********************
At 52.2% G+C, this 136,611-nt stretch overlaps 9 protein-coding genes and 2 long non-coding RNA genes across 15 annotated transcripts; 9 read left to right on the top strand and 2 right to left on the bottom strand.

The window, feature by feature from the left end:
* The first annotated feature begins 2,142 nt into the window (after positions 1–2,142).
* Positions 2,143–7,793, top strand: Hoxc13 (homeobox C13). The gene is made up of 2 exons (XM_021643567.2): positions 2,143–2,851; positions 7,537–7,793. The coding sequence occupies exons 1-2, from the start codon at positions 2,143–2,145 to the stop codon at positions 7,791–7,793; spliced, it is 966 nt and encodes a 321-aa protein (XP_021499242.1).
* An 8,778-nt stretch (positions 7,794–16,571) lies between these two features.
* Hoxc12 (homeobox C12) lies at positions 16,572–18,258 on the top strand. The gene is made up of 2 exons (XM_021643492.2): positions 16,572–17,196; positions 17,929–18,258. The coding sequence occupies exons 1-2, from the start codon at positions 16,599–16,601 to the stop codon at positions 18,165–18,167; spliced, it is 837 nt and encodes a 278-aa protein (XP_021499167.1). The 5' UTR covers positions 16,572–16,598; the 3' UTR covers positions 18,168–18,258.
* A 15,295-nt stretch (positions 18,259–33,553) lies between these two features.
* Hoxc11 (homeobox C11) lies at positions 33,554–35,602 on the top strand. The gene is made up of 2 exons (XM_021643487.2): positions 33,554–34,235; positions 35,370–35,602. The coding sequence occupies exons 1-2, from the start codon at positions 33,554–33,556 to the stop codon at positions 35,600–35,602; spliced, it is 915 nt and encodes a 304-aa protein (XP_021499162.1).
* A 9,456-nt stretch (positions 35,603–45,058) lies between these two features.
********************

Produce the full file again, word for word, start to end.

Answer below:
At 52.2% G+C, this 136,611-nt stretch overlaps 9 protein-coding genes and 2 long non-coding RNA genes across 15 annotated transcripts; 9 read left to right on the top strand and 2 right to left on the bottom strand.

The window, feature by feature from the left end:
* The first annotated feature begins 2,142 nt into the window (after positions 1–2,142).
* Positions 2,143–7,793, top strand: Hoxc13 (homeobox C13). The gene is made up of 2 exons (XM_021643567.2): positions 2,143–2,851; positions 7,537–7,793. The coding sequence occupies exons 1-2, from the start codon at positions 2,143–2,145 to the stop codon at positions 7,791–7,793; spliced, it is 966 nt and encodes a 321-aa protein (XP_021499242.1).
* An 8,778-nt stretch (positions 7,794–16,571) lies between these two features.
* Hoxc12 (homeobox C12) lies at positions 16,572–18,258 on the top strand. The gene is made up of 2 exons (XM_021643492.2): positions 16,572–17,196; positions 17,929–18,258. The coding sequence occupies exons 1-2, from the start codon at positions 16,599–16,601 to the stop codon at positions 18,165–18,167; spliced, it is 837 nt and encodes a 278-aa protein (XP_021499167.1). The 5' UTR covers positions 16,572–16,598; the 3' UTR covers positions 18,168–18,258.
* A 15,295-nt stretch (positions 18,259–33,553) lies between these two features.
* Hoxc11 (homeobox C11) lies at positions 33,554–35,602 on the top strand. The gene is made up of 2 exons (XM_021643487.2): positions 33,554–34,235; positions 35,370–35,602. The coding sequence occupies exons 1-2, from the start codon at positions 33,554–33,556 to the stop codon at positions 35,600–35,602; spliced, it is 915 nt and encodes a 304-aa protein (XP_021499162.1).
* A 9,456-nt stretch (positions 35,603–45,058) lies between these two features.